Multiple Myeloma Symptoms, Causes, treatments

Stem Cell Transplant

It won’t work for everyone, but if your doctor thinks you’re a good fit for it, they may start with a stem cell transplant. They’ll use a machine to remove some of your stem cells, then freeze and store them. Or they may use stem cells taken from a donor.

Next, you get high-dose chemotherapy, sometimes with radiation, too. This will destroy almost all the cells in your bone marrow — the plasma cells that cause the disease as well as healthy ones.

After that, the saved or donated stem cells are put into your bloodstream. These special cells can replace the destroyed bone marrow and start making new, healthy blood. It may take several weeks to refresh all of your blood cells.

Stem cell transplantation often helps you live longer, but it doesn’t cure multiple myeloma, and it can cause serious complications. For example, it can make you more likely to get infections.

Bone Symptoms

Your doctor might suggest other treatments if your multiple myeloma causes painful bone damage.Bisphosphonates: This type of drug helps slow the process of breaking down bones. You can take these medicines as pills or get them through an IV needle. They include pamidronate (Aredia) and zoledronic acid.Be especially thorough with your brushing and flossing while you’re taking one. It’s rare, but bisphosphonates can damage your jaw. Dental work makes it more likely to happen.

Monoclonal antibodies: The medication denosumab (Xgeva) can help interrupt or even stop the cells that are breaking down the bone

Radiation therapy : The doctor will direct a beam from a machine to a bone or other affected body part. The beam kills plasma cells, which can ease your pain and strengthen weakened bones.

Taking Care of Yourself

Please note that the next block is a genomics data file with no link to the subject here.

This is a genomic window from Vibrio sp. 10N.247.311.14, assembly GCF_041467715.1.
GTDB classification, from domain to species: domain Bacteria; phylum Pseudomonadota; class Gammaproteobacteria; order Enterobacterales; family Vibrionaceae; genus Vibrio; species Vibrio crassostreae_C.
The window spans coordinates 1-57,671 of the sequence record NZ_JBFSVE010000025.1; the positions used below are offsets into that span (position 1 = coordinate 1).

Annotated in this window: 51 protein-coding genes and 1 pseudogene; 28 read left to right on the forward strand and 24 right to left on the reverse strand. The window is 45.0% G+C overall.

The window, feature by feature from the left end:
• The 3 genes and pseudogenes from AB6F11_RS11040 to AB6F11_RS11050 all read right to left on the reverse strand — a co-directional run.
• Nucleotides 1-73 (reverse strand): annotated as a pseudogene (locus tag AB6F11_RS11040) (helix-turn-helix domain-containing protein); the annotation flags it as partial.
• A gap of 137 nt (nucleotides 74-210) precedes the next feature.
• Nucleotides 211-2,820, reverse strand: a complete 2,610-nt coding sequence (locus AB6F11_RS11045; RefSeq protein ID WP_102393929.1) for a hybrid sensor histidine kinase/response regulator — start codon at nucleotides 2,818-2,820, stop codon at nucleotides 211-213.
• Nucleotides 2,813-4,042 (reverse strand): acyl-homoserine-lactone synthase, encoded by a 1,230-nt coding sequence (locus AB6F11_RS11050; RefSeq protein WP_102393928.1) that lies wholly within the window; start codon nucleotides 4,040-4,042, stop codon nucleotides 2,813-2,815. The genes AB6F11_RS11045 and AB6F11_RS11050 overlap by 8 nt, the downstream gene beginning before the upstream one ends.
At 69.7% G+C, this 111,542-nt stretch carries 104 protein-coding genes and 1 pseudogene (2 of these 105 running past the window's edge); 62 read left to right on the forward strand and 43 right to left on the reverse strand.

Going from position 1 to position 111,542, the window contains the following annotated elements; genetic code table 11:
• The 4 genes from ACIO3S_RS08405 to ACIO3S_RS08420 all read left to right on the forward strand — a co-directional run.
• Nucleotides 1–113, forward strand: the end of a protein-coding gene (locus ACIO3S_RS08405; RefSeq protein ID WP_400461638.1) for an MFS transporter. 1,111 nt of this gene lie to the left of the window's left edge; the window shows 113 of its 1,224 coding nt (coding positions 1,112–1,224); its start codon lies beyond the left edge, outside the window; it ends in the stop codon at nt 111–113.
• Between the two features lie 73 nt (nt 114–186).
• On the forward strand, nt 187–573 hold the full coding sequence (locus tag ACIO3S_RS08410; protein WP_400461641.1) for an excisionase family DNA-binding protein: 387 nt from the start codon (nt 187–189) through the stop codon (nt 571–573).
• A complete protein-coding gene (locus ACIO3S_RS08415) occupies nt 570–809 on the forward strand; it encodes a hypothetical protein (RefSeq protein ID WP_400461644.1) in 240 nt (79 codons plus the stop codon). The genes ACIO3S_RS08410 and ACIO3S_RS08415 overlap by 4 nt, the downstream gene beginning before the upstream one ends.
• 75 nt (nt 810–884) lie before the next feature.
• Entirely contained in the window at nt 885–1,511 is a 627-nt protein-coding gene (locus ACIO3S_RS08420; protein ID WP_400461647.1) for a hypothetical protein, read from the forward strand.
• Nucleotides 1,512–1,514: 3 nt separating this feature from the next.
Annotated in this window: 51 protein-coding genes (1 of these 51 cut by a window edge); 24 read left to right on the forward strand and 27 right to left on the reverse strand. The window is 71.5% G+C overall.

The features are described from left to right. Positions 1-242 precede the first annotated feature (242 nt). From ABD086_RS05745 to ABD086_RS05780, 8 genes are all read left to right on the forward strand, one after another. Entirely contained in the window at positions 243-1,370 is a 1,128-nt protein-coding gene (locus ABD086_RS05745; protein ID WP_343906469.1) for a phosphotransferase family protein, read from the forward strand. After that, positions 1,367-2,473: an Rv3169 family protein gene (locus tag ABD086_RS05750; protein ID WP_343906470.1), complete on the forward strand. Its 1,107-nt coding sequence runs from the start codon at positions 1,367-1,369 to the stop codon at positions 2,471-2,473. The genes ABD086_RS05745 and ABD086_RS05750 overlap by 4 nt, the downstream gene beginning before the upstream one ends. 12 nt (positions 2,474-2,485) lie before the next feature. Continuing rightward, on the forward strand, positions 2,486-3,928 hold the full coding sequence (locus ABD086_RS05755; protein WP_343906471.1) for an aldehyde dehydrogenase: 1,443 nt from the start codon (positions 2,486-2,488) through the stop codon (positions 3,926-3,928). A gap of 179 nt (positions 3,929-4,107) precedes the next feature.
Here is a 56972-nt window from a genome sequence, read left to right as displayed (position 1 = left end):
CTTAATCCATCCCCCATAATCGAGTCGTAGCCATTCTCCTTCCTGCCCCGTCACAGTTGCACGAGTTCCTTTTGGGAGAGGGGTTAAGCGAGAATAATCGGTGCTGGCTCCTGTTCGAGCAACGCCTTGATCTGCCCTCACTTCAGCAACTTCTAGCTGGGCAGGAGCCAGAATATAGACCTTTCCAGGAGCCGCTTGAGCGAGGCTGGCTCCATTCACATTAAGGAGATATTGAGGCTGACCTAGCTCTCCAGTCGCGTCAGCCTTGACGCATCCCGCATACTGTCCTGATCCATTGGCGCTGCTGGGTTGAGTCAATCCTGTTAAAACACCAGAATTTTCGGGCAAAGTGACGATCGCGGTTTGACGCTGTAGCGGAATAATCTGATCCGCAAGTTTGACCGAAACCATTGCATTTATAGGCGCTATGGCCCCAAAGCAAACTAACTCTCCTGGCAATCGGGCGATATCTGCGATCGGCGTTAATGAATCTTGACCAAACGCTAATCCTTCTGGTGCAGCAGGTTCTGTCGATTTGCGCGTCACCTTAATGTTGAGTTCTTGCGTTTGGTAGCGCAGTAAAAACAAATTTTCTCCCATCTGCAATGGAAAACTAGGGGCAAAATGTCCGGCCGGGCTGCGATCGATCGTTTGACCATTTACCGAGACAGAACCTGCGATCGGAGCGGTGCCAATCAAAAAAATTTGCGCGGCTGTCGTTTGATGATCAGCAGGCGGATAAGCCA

To help you feel better while you get treatment:

  • Eat a healthy diet. A dietitian can help you choose the right foods, especially if you’re having trouble with certain foods because of your treatment.
  • Exercise. Stay active to improve your mood and energy level, and protect your bones.
  • Get plenty of rest. Take naps or breaks during the day to recoup your energy.
  • Take advantage of good days to do the things you enjoy most.
  • Ask for help when you need it, and seek out support groups to help you and your family manage this disease.

What to Expect

Multiple myeloma varies widely among people. Some will live for years with few symptoms. With others, the condition gets worse quickly. Identifying the forms of multiple myeloma is often challenging for doctors.

Doctors have systems that predict survival rates. The simplest and most common uses the blood levels of two substances: albumin and beta-2-microglobulin. A higher albumin level and a lower beta-2-microglobulin level suggest a better chance for longer survival.

Other systems use multiple lab or DNA tests in plasma cells.Knowing how aggressive your multiple myeloma is can help you and your doctor find the best plan for you.

Where to Find Support

To learn more about multiple myeloma, and to find support for you and your family, visit the Multiple Myeloma Research Foundation’s website.

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